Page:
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Ways to Reduce Chronic Pain Without Drugs

NON-MEDICATION BASED TIPS FOR MANAGING CHRONIC PAIN FLARE UPS

Posted on April 16, 2015 by Dr. Steve Grinstead

When you live with chronic pain like I do you will probably experience times when your pain levels flare up. Sometimes you can determine why and other times it comes as a complete surprise and you don’t really know why. No matter what the reason your pain flares up, you need to find safe effective ways to cope with the amplified symptoms which requires having a good plan in place. This plan is in addition to your base-line pain management plan—not a replacement of it. Please watch my Video Blog and then read the remainder of this post.


Below I’ll give you some simple tips for managing pain flare ups. But first I want to explain what I mean by a pain flare up. If you’re living with chronic pain it’s crucial to learn to learn how to manage your pain flare ups—Sometimes called recurrent acute pain. It is important to determine what your base line of pain is, based on a 1-10 pain scale. For some of you this may be levels 2-3, for others 4-5 and others may even be at 5-6. This is the level of pain you experience pretty much every day. Recurrent episodes are acute pain flare ups that might go as high as a level 7-8 (or higher) on that pain scale. These acute episodes are usually brief—anywhere from a few minutes to an hour or so in most cases.

When you live with chronic pain there are times when your pain levels will flare up. Sometimes you can determine why, but other times it comes as a complete surprise. No matter why your pain flares up, you need to find safe effective ways to cope with the amplified symptoms. This requires having a good plan in place—those who fail to plan, plan to fail!

Below are several non-pharmacological (non-medication) interventions that other people have learned to implement in order to manage their pain flare ups. This is followed by a list of alternative interventions for you to choose from.

You may already be implementing some of the examples listed below. The important thing to remember is you can always improve your ability to intervene in a way that helps you regain effective pain management. Sometimes the intervention will be pain medication or medical procedures, but changing your medication protocols should only be done with your healthcare provider’s knowledge and permission.

Relaxation:

When you are in a pain flare up your body’s automatic response often includes a reflexive tensing response. This problem leads to your being unable to relax the areas of your body where you feel the pain, which leads to increased muscle tension in these areas. You need to practice to consciously relax the affected muscles, enabling them to modulate your pain levels and bring the pain under your control without needing to increase your medication.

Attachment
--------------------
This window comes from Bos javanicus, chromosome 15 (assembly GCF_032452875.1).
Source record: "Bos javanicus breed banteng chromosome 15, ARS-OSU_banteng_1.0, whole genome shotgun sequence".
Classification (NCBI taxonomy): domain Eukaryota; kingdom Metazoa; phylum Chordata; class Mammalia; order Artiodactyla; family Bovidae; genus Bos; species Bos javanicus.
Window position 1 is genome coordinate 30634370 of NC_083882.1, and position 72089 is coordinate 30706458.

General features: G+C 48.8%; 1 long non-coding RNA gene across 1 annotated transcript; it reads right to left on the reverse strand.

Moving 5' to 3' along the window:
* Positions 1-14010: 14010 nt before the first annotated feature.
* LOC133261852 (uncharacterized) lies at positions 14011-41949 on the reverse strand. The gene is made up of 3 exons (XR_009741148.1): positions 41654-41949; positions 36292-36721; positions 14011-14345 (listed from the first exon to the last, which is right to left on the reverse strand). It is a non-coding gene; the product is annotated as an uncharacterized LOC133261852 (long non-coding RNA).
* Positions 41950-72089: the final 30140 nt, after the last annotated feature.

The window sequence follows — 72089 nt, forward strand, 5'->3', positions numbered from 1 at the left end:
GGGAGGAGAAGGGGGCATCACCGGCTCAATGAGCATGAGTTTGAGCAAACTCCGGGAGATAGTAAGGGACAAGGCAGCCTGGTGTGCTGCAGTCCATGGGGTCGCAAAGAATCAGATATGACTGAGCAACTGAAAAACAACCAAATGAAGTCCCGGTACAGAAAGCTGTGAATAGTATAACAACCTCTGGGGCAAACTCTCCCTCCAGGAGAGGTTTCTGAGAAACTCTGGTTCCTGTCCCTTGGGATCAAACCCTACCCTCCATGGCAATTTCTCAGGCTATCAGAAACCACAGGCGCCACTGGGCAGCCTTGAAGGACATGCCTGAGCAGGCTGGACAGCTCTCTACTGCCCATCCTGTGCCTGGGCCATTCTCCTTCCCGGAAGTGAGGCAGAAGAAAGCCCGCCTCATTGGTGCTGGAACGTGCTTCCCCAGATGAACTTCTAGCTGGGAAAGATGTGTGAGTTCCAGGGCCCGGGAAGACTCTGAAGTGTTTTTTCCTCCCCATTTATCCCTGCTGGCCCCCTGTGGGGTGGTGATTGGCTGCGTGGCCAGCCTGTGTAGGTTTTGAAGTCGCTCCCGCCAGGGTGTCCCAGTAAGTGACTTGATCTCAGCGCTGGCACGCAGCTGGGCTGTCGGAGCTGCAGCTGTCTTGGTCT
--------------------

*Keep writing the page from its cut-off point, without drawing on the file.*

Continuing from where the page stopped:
Increasing Activity/Fitness:

Many people who experience pain flare ups become very sedentary with strong avoidance tendencies for many types of activities. The two primary reasons for this are the pain itself, and your own predictions regarding the negative impact of the activity. Therefore, it is crucial to return to more normal levels of activities and slowly increase your stamina for physical activities. The goal is to extinguish conditioned avoidance patterns.

Coping With Uncomfortable Emotions:

When you are experiencing intense uncomfortable emotions—especially about being in pain—your pain levels can actually intensify. Your emotions become like an amplifier circuit that increases the “volume” of your pain. You need to practice specific methods of reducing this automatic process that occurs in the face of stressful triggers. You need to realize that you may not be able to eliminate these problematic emotional triggers, but you can learn different methods of reacting and managing your feelings.

External Focusing Or Avoidance By Distraction:

The more you focus on your pain, the more you actually intensify your experience of the pain. You need to learn how to shift and manipulate your focus of attention in a positive way, which will minimize your experience of the pain. This can be accomplished by changing how you think and feel about your pain. You can then find pleasant activities or tasks to take your focus off of your pain.

Other Self-Directed Interventions:

Try to imagine yourself in a future situation where you are experiencing a pain flare up and you want to intervene in a positive and proactive manner. Now using the steps above as your starting point, develop your own personalized step-by-step action plan. This plan should have at least four interventions. This is a situation where more is better. It is important that you write out this plan and have easy access to it in case you do have a pain flare up.

In my book Freedom from Suffering: A Journey of Hope I include an entire section on pain flare up planning using nonpharmacological interventions.
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